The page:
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By Ari Bose, CIO, Brocade
The magnitude at which IT’s footprint and complexity has grown over the past years has CIOs and IT leaders questioning their data center strategy and approach. While emerging technologies promise increased agility and responsiveness, the proliferation of applications often results in a convoluted portfolio of assets which only intensifies the complexity of IT environments and data centers.
Today, most enterprises have heterogeneous IT footprints with both on and off-premise assets, which can be difficult to manage since there is no “single pane of glass” that provides visibility into the performance of all assets. Today, there are multiple alternatives to host applications on and off-premise, but the right approach isn’t evident. While the trend is to host applications off-premise,78 percent of IT leaders believe that some aspects of their application resources will remain on-premise for the foreseeable future. At the same time, IT leaders want to transform the data center to enable more nimble operations and increased innovation. A hybrid on and off-premise model with a cloud management platform, which enables orchestration and management of services would enable organizations to become more agile and responsive today. What are the key next steps to achieve this model?
Step 1: Define which portion of the data center remains on-premise and which portion is housed in the cloud.
Below are three ways to categorize business applications to determine the optimal data center for the business:
1. On-Premise: Major regulatory and compliance applications (e.g., to enable HIPPA and SOX compliance) with a clear focus on high availability and operational efficiency should continue to run on-premise with highly virtualized clustered instances, which can be upgraded in-line and have built in disaster recovery capabilities.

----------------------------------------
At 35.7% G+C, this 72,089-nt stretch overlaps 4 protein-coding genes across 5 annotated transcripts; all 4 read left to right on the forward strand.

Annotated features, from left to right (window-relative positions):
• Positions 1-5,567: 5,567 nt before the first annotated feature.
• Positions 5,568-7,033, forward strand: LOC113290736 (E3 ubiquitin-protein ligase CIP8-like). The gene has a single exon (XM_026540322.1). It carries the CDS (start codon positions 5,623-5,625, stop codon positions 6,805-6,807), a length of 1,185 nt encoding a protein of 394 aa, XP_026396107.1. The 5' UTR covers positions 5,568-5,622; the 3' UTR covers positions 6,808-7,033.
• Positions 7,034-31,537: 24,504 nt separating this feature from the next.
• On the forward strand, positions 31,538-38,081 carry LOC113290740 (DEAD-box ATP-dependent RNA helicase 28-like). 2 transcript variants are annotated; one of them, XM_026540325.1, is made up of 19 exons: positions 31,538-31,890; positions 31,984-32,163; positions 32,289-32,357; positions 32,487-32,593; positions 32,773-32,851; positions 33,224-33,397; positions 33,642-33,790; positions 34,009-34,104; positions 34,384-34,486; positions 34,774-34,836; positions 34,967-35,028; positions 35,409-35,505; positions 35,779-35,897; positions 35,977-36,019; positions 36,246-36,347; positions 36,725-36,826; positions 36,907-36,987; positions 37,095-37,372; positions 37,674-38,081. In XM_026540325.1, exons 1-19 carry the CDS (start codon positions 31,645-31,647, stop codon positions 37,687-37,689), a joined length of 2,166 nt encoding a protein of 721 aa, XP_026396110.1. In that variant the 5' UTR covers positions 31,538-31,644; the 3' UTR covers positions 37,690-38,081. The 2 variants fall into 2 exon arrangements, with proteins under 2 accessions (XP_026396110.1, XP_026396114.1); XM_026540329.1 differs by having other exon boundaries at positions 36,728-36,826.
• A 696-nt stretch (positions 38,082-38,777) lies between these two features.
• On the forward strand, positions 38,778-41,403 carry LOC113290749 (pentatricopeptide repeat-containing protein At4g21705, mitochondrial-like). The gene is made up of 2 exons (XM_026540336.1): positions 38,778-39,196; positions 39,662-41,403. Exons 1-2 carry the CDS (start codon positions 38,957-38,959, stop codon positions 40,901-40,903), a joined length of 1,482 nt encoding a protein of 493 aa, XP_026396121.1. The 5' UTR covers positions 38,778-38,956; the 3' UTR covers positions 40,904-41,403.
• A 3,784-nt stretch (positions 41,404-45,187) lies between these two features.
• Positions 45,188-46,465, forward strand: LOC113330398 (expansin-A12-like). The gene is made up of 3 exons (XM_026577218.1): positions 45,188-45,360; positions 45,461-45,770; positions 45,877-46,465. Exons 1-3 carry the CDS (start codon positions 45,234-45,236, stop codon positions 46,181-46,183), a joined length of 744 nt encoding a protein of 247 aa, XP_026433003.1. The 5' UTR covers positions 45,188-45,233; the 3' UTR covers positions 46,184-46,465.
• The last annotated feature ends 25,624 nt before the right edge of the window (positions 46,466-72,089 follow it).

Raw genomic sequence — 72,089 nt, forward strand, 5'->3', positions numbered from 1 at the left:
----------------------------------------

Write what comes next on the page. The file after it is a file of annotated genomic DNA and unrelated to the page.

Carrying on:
IT leaders want to transform the data center to enable more nimble operations and increased innovation
Ethernet and IP Fabric for on-premise data centers provide the capabilities to deliver a zero down time infrastructure while enabling in-line upgrades. While cloud-based solutions exist, if privacy, security, and regulatory risks are salient concerns, enterprises should house these applications on-premise in the near term.
2. Infrastructure as a Service (IaaS): Innovation and analytics applications with high computing needs, storage elasticity, and burst capacity should be run in a private cloud, as they require environments, which support Big Data to enable robust analytics. Examples of these are machine learning, factory data analytics and applications that support and manage IoT.
3. Platform as a Service (PaaS): SaaS applications with proprietary architectures (e.g., cloud-based ERP and CMR systems) must be housed in a public cloud. Other applications which enable faster time to market or help provide a competitive advantage can be run either on-premises or hosted in a private or public cloud. The choice of environment should depend on latency requirements, unique processes, service-level requirements, security requirements and concerns, and desired scalability.
Step 2: Assess what type of “single pane of glass” is required. Today, most organizations have multiple dashboards to manage their heterogeneous assets. IT teams are forced to “stitch things together” to provide an integrated view of on and off-premise asset performance. However, as IT organizations become more business-driven, the dashboard they leverage needs to report on the availability of services, not assets. A single cloud-based dashboard would enable enterprises to monitor and manage services provided by all applications. The onus is on IT leadership to define which services require reporting, and on our industry to help develop this “single pane of glass.”
While defining and adopting the “right” technologies is a step in the right direction, it isn’t enough. An enterprise’s data center strategy must consider the skills and capabilities required to maintain and evolve the data center. The shift in mindset from boxes to services demands IT resources who understand they develop and deploy business services, not IT assets. These individuals must be able to understand the “big picture” and address abstract problems in order to deliver business value and facilitate the implementation of the organization’s strategy. IT organizations, which only focus on technical competence without linking this competence to the business will struggle to truly transform. As we all know too well, change isn’t easy; IT organizations should assess which skills and capabilities are required, identify gaps, and begin addressing those gaps today.
Curating the right distribution of on and off-premise services that matches business demands will allow IT to become a true enabler and strategic partner to the business. Integrating a hybrid model to transform decades-old IT footprints and developing the required skillsets today will provide the foundation an enterprise of the future needs to respond to market needs and increase innovation.